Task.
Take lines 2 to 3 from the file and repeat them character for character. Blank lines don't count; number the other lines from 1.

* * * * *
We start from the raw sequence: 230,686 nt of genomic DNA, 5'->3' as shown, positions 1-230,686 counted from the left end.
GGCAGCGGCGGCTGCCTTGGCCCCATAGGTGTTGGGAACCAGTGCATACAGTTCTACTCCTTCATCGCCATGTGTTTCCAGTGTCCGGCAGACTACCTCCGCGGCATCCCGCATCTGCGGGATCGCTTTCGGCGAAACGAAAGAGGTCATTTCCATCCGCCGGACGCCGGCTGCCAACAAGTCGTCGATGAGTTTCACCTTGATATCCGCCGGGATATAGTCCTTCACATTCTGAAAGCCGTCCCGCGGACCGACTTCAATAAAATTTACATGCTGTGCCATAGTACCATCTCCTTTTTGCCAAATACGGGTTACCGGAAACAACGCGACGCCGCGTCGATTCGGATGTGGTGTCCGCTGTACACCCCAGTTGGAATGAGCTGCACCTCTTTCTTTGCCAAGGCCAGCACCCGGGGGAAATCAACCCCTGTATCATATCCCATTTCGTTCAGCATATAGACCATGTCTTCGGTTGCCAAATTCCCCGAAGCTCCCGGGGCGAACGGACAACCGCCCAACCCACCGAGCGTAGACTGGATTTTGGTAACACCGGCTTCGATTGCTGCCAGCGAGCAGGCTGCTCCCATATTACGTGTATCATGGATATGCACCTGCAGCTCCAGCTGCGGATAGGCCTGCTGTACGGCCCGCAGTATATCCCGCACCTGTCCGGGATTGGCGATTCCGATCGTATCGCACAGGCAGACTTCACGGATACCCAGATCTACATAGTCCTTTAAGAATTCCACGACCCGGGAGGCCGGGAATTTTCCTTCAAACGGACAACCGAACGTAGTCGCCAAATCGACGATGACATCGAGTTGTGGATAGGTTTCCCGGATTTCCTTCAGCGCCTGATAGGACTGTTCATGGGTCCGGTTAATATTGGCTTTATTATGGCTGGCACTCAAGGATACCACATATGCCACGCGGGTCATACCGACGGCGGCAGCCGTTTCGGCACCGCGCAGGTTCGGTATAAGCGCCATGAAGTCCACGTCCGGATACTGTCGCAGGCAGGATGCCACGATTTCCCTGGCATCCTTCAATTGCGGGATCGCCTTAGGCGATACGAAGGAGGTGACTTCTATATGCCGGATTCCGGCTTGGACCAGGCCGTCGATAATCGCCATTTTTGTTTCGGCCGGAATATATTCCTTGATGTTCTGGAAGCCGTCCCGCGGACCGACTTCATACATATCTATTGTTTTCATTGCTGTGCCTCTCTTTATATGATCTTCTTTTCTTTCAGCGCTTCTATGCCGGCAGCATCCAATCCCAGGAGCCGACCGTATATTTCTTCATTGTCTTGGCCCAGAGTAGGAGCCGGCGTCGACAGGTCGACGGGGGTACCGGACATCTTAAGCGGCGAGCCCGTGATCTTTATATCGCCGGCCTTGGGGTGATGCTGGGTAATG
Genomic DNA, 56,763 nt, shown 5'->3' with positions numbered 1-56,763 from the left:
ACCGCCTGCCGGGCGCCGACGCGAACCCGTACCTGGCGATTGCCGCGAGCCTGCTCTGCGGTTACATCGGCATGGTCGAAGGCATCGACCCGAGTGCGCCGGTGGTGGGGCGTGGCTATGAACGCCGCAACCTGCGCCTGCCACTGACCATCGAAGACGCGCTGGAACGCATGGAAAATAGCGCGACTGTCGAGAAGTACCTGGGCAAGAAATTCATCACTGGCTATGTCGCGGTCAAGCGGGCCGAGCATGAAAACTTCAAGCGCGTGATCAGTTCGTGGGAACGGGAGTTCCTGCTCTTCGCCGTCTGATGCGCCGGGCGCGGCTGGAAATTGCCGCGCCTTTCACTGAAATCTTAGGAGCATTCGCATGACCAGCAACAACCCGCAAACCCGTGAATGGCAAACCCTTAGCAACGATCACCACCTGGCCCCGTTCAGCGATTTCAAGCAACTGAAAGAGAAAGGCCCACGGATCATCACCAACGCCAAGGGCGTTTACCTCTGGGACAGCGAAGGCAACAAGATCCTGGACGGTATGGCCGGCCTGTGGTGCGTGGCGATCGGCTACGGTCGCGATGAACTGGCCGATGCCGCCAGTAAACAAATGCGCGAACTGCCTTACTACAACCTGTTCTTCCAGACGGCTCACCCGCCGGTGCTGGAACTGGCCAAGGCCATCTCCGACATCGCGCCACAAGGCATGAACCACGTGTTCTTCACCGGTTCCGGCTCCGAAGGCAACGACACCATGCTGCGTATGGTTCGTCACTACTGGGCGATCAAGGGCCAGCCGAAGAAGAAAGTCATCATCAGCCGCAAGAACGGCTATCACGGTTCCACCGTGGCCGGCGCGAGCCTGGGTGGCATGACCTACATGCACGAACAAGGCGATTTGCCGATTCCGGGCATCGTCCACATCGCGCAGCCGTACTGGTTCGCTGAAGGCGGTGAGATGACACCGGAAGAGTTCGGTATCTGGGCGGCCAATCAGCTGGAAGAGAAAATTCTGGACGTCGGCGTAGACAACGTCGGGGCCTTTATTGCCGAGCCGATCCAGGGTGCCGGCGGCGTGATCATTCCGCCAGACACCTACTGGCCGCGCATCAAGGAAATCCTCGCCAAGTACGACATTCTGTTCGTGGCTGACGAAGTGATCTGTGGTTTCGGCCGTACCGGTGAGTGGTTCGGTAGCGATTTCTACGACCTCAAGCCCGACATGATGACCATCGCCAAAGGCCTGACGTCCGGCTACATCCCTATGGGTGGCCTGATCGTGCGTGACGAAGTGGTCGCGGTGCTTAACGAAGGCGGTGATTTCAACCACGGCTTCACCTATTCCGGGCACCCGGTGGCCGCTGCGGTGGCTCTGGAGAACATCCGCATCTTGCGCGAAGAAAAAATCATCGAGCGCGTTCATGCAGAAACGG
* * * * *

GGCAGCGGCGGCTGCCTTGGCCCCATAGGTGTTGGGAACCAGTGCATACAGTTCTACTCCTTCATCGCCATGTGTTTCCAGTGTCCGGCAGACTACCTCCGCGGCATCCCGCATCTGCGGGATCGCTTTCGGCGAAACGAAAGAGGTCATTTCCATCCGCCGGACGCCGGCTGCCAACAAGTCGTCGATGAGTTTCACCTTGATATCCGCCGGGATATAGTCCTTCACATTCTGAAAGCCGTCCCGCGGACCGACTTCAATAAAATTTACATGCTGTGCCATAGTACCATCTCCTTTTTGCCAAATACGGGTTACCGGAAACAACGCGACGCCGCGTCGATTCGGATGTGGTGTCCGCTGTACACCCCAGTTGGAATGAGCTGCACCTCTTTCTTTGCCAAGGCCAGCACCCGGGGGAAATCAACCCCTGTATCATATCCCATTTCGTTCAGCATATAGACCATGTCTTCGGTTGCCAAATTCCCCGAAGCTCCCGGGGCGAACGGACAACCGCCCAACCCACCGAGCGTAGACTGGATTTTGGTAACACCGGCTTCGATTGCTGCCAGCGAGCAGGCTGCTCCCATATTACGTGTATCATGGATATGCACCTGCAGCTCCAGCTGCGGATAGGCCTGCTGTACGGCCCGCAGTATATCCCGCACCTGTCCGGGATTGGCGATTCCGATCGTATCGCACAGGCAGACTTCACGGATACCCAGATCTACATAGTCCTTTAAGAATTCCACGACCCGGGAGGCCGGGAATTTTCCTTCAAACGGACAACCGAACGTAGTCGCCAAATCGACGATGACATCGAGTTGTGGATAGGTTTCCCGGATTTCCTTCAGCGCCTGATAGGACTGTTCATGGGTCCGGTTAATATTGGCTTTATTATGGCTGGCACTCAAGGATACCACATATGCCACGCGGGTCATACCGACGGCGGCAGCCGTTTCGGCACCGCGCAGGTTCGGTATAAGCGCCATGAAGTCCACGTCCGGATACTGTCGCAGGCAGGATGCCACGATTTCCCTGGCATCCTTCAATTGCGGGATCGCCTTAGGCGATACGAAGGAGGTGACTTCTATATGCCGGATTCCGGCTTGGACCAGGCCGTCGATAATCGCCATTTTTGTTTCGGCCGGAATATATTCCTTGATGTTCTGGAAGCCGTCCCGCGGACCGACTTCATACATATCTATTGTTTTCATTGCTGTGCCTCTCTTTATATGATCTTCTTTTCTTTCAGCGCTTCTATGCCGGCAGCATCCAATCCCAGGAGCCGACCGTATATTTCTTCATTGTCTTGGCCCAGAGTAGGAGCCGGCGTCGACAGGTCGACGGGGGTACCGGACATCTTAAGCGGCGAGCCCGTGATCTTTATATCGCCGGCCTTGGGGTGATGCTGGGTAATG
Genomic DNA, 56,763 nt, shown 5'->3' with positions numbered 1-56,763 from the left: